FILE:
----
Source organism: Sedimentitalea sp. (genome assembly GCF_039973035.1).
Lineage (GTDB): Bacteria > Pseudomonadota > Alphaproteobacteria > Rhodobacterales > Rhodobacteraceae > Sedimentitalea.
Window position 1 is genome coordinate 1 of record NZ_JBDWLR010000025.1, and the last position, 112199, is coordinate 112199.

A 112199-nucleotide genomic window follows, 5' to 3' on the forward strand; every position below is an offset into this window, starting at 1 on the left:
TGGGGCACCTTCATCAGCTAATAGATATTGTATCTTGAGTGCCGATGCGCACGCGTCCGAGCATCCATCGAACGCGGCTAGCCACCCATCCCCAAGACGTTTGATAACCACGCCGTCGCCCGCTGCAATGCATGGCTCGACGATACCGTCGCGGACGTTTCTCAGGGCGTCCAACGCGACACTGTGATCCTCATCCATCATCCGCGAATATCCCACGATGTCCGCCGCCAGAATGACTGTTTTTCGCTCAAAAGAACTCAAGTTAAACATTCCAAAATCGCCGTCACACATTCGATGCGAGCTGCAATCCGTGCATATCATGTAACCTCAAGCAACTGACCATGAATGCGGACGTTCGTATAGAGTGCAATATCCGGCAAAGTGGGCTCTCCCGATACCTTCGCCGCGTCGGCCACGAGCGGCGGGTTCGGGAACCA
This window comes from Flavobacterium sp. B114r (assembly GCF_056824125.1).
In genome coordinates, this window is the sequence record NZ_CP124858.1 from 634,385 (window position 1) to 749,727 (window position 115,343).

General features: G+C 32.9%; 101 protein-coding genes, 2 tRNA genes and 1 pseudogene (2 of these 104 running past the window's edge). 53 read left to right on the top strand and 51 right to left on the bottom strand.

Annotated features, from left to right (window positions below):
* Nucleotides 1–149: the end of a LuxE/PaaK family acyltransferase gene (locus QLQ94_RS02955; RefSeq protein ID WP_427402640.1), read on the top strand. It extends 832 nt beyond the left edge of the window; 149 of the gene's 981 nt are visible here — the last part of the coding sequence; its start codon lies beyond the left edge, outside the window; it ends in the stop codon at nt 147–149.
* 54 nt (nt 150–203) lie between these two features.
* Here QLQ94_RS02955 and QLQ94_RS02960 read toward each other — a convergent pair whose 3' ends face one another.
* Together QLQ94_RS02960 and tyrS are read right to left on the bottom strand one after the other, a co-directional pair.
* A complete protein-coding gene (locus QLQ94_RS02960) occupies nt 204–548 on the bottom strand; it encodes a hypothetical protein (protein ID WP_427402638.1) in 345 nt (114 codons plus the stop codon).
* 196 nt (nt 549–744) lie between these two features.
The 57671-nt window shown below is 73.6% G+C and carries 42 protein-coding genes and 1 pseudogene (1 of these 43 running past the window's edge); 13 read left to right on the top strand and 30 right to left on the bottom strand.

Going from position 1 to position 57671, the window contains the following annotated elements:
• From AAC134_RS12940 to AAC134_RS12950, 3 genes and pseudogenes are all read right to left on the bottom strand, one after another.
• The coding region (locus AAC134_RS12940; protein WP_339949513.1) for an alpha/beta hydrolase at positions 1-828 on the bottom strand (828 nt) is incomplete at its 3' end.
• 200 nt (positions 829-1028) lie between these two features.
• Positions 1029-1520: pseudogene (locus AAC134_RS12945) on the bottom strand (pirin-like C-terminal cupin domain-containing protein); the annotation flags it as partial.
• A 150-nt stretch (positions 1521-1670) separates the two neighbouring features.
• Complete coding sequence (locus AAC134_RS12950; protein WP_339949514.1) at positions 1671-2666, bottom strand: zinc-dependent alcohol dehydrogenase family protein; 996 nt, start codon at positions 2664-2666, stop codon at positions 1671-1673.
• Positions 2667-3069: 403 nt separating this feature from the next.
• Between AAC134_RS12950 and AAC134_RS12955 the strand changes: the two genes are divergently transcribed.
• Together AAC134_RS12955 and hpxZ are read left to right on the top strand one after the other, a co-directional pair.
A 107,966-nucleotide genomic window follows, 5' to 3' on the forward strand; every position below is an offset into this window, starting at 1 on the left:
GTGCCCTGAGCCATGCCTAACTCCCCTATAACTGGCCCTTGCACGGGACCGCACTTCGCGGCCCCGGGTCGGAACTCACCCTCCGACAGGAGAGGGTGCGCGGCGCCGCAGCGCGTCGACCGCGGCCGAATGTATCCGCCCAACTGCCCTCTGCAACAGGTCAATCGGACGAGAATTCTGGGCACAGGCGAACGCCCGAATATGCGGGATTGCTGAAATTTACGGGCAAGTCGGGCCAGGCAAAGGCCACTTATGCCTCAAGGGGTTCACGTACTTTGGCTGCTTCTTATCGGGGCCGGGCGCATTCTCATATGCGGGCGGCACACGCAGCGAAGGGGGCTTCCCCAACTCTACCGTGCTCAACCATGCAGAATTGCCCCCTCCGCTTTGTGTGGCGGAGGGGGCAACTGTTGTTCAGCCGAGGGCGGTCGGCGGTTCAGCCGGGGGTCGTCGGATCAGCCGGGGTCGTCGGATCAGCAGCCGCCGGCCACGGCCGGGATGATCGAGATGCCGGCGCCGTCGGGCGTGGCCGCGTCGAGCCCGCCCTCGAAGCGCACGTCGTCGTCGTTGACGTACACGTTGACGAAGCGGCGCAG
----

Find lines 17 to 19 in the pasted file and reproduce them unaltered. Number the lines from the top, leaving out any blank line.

Going from position 1 to position 57671, the window contains the following annotated elements:
• From AAC134_RS12940 to AAC134_RS12950, 3 genes and pseudogenes are all read right to left on the bottom strand, one after another.
• The coding region (locus AAC134_RS12940; protein WP_339949513.1) for an alpha/beta hydrolase at positions 1-828 on the bottom strand (828 nt) is incomplete at its 3' end.